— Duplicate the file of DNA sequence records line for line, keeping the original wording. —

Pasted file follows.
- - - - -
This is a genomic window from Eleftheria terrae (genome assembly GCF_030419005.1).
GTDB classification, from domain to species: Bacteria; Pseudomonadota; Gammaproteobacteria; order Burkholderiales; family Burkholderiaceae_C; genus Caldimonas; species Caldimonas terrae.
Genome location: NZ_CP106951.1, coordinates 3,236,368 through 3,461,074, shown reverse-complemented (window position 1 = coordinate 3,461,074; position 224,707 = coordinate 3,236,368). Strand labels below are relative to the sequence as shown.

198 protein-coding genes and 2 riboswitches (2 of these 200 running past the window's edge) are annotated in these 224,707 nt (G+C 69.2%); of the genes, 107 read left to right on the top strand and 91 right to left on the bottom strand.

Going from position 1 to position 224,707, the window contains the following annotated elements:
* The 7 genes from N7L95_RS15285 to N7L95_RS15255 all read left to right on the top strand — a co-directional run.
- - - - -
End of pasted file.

This is a genomic window from Eleftheria terrae (genome assembly GCF_030419005.1).
GTDB classification, from domain to species: Bacteria; Pseudomonadota; Gammaproteobacteria; order Burkholderiales; family Burkholderiaceae_C; genus Caldimonas; species Caldimonas terrae.
Genome location: NZ_CP106951.1, coordinates 3,236,368 through 3,461,074, shown reverse-complemented (window position 1 = coordinate 3,461,074; position 224,707 = coordinate 3,236,368). Strand labels below are relative to the sequence as shown.

198 protein-coding genes and 2 riboswitches (2 of these 200 running past the window's edge) are annotated in these 224,707 nt (G+C 69.2%); of the genes, 107 read left to right on the top strand and 91 right to left on the bottom strand.

Going from position 1 to position 224,707, the window contains the following annotated elements:
* The 7 genes from N7L95_RS15285 to N7L95_RS15255 all read left to right on the top strand — a co-directional run.